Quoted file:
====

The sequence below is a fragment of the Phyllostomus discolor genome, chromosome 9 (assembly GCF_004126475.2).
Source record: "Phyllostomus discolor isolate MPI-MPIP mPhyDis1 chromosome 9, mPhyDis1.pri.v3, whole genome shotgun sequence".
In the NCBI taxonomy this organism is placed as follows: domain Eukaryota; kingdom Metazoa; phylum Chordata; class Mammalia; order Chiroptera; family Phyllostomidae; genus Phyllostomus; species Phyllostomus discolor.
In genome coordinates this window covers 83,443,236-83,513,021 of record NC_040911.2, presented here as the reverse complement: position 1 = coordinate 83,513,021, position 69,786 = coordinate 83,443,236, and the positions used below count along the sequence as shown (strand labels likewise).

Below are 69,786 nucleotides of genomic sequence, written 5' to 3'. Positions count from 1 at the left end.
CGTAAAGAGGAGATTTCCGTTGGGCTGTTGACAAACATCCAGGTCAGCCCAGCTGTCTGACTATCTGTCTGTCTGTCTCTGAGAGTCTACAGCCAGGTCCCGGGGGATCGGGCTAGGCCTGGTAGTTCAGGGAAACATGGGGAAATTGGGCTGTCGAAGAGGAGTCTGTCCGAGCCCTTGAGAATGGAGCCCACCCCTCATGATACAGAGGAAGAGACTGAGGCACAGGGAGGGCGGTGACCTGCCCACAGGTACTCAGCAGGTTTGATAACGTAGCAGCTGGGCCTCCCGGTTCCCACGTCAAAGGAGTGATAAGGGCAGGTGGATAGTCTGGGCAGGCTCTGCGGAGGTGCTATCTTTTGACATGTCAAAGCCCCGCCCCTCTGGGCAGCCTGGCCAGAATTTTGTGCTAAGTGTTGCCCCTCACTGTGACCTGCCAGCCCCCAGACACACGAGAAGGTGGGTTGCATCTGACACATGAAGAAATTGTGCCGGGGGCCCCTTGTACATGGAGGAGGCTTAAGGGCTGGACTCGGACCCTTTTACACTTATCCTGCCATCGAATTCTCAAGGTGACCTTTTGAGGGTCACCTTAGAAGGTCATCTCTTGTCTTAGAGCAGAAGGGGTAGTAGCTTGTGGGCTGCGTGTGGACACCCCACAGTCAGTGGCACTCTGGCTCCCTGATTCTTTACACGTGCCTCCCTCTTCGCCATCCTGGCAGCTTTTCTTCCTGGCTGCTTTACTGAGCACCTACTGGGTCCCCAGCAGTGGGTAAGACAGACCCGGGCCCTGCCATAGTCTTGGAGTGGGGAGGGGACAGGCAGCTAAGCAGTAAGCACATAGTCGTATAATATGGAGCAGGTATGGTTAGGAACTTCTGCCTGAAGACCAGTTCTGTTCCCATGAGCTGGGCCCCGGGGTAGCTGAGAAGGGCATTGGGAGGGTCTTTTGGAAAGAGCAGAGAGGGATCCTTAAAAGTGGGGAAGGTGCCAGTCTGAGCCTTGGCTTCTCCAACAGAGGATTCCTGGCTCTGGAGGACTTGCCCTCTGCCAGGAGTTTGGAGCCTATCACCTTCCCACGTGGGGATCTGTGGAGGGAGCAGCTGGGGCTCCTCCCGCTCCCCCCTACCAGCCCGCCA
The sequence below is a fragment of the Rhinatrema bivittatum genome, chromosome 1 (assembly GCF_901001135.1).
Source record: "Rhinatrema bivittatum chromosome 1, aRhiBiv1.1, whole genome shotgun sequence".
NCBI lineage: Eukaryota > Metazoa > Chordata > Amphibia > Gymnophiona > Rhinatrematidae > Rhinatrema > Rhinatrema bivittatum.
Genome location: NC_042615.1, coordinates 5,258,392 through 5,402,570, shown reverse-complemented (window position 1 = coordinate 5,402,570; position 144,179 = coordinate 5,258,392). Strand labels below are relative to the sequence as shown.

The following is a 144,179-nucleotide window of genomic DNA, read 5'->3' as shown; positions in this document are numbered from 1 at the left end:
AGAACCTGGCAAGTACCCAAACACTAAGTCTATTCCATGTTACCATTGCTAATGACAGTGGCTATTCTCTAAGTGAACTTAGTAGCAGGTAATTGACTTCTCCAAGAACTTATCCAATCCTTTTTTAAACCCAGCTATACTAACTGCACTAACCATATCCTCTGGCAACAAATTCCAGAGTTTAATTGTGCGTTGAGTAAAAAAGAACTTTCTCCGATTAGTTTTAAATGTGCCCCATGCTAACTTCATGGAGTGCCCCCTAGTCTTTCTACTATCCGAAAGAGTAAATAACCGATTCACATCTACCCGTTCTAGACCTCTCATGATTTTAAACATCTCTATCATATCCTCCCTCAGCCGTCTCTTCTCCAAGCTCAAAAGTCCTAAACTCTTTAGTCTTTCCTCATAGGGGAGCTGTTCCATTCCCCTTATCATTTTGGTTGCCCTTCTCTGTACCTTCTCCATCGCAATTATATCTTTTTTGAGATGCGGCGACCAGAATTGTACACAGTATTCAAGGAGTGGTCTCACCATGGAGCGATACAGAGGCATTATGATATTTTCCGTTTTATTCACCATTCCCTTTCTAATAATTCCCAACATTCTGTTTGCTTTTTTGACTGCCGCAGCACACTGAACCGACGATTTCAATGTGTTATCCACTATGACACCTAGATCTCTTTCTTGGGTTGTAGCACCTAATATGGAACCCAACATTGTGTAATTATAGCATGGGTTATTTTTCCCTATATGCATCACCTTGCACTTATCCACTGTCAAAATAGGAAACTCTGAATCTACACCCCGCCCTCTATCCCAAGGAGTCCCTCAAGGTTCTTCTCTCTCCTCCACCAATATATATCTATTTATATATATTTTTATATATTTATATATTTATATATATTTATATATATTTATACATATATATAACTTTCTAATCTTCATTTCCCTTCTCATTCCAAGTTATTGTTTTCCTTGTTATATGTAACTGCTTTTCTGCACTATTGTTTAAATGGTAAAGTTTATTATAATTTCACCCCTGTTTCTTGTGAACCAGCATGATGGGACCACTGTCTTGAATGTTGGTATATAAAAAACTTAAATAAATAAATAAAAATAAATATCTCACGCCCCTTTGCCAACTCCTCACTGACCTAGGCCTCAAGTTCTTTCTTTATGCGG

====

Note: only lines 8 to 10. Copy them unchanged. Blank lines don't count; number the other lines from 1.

Source record: "Rhinatrema bivittatum chromosome 1, aRhiBiv1.1, whole genome shotgun sequence".
NCBI lineage: Eukaryota > Metazoa > Chordata > Amphibia > Gymnophiona > Rhinatrematidae > Rhinatrema > Rhinatrema bivittatum.
Genome location: NC_042615.1, coordinates 5,258,392 through 5,402,570, shown reverse-complemented (window position 1 = coordinate 5,402,570; position 144,179 = coordinate 5,258,392). Strand labels below are relative to the sequence as shown.